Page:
A random event—the shattering of an office window by the vibrations of a passing train—triggers Yamaki’s sudden decision to disappear from his own existence. His disappearance places the film within a Japanese modernity soon to be catalogued in Shohei Imamura’s A Man Vanishes (1967). Yamaki departs for Osaka, where he takes up residence in a love hotel but abstains from the carnal pleasures that are offered him. Instead, he becomes involved in what turns out to be a parody of his life in Tokyo, as he acquires a surrogate family of prostitutes and is offered a job managing a company that produces fake Chinese medicine. This crazy-comedy Osaka subplot has no precedent in Ozu’s notes and is obviously far from the world of Ozu’s films.
The Radish and the Carrot presents, with Shibuya’s customary (and un-Ozu-ian) coldness, a family at least as disjointed as any Ozu ever depicted, even though Yamaki’s disappearance serves as a pretext for the reintegration of the family, as his grown daughters, and the husband of one of them, return home to discuss the problem. These roles provide guest-star cameos for four actors who had worked for Ozu—Mariko Okada, Yoko Tsukasa, Ineko Arima, and Ryo Ikebe—briefly reasserting the raison d’être of the film as a tribute to Ozu only to contradict it, since the chilly, aristocratic daughters and the ineffectual son-in-law are unlike any child figures Ozu ever depicted. (Another legendary Ozu alumna, Haruko Sugimura, though prominently featured in Shochiku’s promotional materials for the film, ended up skipping the reunion, to be replaced in her small part by Chieko Higashiyama, the grandmother of Early Summer and Tokyo Story.)
The family house, built on the slope of a hill so that the living room lies, disturbingly, downstairs from the main entrance, is highly un-Ozu-ian, suggesting that the uncertainties that were present, but in some manner contained, in Ozu’s work have come to the surface not only in the characters’ relationships but also in their physical environment. The figure of the father, central in There Was a Father and Late Spring, demoted but still potent in Equinox Flower, becomes a clownish, malfunctioning cipher in The Radish and the Carrot. Yamaki’s wife actually says she doesn’t care whether he returns or not. "Japan is the worst place to get old in," declares another character, articulating a point of view Ozu may well have shared (after all, Tokyo Story is hardly less bleak a statement about families than The Radish and the Carrot) but rarely expressed.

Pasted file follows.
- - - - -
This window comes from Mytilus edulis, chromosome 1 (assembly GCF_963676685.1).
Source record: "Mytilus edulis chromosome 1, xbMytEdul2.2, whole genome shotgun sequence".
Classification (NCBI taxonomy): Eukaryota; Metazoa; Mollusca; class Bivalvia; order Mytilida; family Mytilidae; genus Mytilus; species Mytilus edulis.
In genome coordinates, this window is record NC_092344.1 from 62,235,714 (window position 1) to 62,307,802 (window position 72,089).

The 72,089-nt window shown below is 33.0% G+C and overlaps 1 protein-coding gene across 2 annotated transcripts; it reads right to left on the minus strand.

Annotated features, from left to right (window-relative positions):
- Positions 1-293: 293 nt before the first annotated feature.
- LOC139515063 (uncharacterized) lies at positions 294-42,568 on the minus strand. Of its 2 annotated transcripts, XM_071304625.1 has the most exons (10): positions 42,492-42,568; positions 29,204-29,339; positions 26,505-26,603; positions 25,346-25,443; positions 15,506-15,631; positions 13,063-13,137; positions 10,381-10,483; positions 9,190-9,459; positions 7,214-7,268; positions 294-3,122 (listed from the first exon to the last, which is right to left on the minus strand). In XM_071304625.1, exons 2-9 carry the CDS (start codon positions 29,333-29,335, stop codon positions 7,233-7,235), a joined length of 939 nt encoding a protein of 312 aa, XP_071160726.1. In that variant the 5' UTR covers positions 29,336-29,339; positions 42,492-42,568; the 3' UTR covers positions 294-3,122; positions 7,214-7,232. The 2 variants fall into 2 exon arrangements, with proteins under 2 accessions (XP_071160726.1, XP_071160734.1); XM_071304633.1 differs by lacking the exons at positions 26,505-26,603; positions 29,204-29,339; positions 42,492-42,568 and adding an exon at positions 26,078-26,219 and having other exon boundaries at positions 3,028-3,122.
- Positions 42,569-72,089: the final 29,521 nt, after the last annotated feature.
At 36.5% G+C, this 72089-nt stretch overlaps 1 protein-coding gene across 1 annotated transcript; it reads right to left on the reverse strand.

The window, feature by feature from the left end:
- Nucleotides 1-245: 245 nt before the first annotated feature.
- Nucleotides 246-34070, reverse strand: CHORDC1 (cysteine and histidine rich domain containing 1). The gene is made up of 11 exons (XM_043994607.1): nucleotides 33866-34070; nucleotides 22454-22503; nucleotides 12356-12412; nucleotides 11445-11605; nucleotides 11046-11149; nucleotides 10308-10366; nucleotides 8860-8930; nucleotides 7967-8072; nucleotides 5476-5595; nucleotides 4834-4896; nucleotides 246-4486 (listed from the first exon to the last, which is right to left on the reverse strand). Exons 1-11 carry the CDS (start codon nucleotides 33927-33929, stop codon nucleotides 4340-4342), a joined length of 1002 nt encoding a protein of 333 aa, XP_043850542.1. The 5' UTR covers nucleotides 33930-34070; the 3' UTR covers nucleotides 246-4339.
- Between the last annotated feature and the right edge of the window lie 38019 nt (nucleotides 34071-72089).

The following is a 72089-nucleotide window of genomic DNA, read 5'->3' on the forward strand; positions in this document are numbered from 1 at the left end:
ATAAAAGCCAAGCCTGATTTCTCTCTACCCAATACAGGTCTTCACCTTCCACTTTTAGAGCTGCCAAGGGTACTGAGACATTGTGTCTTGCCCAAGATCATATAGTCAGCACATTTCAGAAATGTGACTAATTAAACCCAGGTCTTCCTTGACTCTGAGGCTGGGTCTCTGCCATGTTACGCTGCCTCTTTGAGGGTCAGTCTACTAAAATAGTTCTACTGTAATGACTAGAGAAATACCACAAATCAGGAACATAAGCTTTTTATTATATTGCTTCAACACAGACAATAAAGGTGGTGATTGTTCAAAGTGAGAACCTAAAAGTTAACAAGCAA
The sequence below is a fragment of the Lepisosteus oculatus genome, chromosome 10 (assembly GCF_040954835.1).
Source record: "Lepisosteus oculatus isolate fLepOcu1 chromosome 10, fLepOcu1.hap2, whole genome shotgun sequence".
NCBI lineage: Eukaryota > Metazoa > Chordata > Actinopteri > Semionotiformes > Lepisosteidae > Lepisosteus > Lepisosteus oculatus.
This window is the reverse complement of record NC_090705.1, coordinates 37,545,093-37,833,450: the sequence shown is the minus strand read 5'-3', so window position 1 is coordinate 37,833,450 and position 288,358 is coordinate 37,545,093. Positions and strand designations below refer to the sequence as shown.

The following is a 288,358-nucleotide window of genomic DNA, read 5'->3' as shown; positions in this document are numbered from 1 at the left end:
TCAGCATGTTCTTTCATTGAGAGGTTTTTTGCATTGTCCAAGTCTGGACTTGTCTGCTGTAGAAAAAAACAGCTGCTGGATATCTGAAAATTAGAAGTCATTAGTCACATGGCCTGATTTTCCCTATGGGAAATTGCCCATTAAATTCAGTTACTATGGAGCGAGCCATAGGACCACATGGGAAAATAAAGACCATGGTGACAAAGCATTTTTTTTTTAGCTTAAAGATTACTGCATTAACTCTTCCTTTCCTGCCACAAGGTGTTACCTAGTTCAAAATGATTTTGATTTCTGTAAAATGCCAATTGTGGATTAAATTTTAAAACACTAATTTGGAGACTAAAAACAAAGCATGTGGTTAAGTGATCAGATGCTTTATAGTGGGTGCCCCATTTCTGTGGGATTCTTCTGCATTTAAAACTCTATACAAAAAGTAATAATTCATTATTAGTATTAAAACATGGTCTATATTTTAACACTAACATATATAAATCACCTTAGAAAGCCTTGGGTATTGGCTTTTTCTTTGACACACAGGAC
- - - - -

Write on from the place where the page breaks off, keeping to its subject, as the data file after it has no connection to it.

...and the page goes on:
Shibuya depicts modernity with a widescreen fervor unrelated to Ozu’s sense of the world. As Yamaki’s youngest daughter, Mariko Kaga flops through the film with a pouting, chest-thrusting 1960s brashness that Ozu’s decorum would hardly have accommodated. (Two of the actress’s best-known roles, both from 1964, the year before The Radish and the Carrot, were as a gambling-addicted thrill-seeker in Masahiro Shinoda’s Pale Flower and a men’s plaything in Ko Nakahira’s Only on Mondays.) Yamaki’s wastrel brother, obsessed with money and sex, appears not as an exception but as an extreme, low-comic case of the self-absorption that afflicts all the characters.
Under Shibuya’s direction, Ryu deploys a broad comic style and a fluency with slapstick, both of which he kept hidden throughout his long association with Ozu. Shibuya had directed Ryu several times previously, notably in Drunkard Paradise (1962). In that stunningly harsh film, the actor, as an alcoholic accountant who loses his beloved son, embodies the Shibuyan figure of visual excess, his body splayed, twisted, bent in supplication, or drunkenly demonstrative. In The Radish and the Carrot he plays more for comedy, but his performance shows a similar awareness of life as a series of sufferings that the body registers physically.
Ozu’s notes for The Radish and the Carrot finish with a quote from literary critic Hideo Kobayashi about aging: "As we carelessly go along the insensible path to dullness, we imagine ourselves to be gradually acquiring maturity." It’s easy to imagine how this grim sentence (which can apply to several Ozu films) would have become the tragicomic keynote of Ozu’s The Radish and the Carrot. The Ryu and Saburi characters and their friends would have gone on complimenting themselves for being solid, wise, and good, not noticing that their wives and children have long known how to maneuver around them. In the context of Shibuya's film, Kobayashi’s statement is irrelevant. Shibuya's old men are too petty, too stuck in their satisfactions and grievances, even to imagine themselves as mature. Yet the film ends with the Ryu character becoming able, for the first time, to apologize. So perhaps in spite of appearances something like maturity does exist for Shibuya. But it’s not the same as the maturity Ozu knew his characters had missed.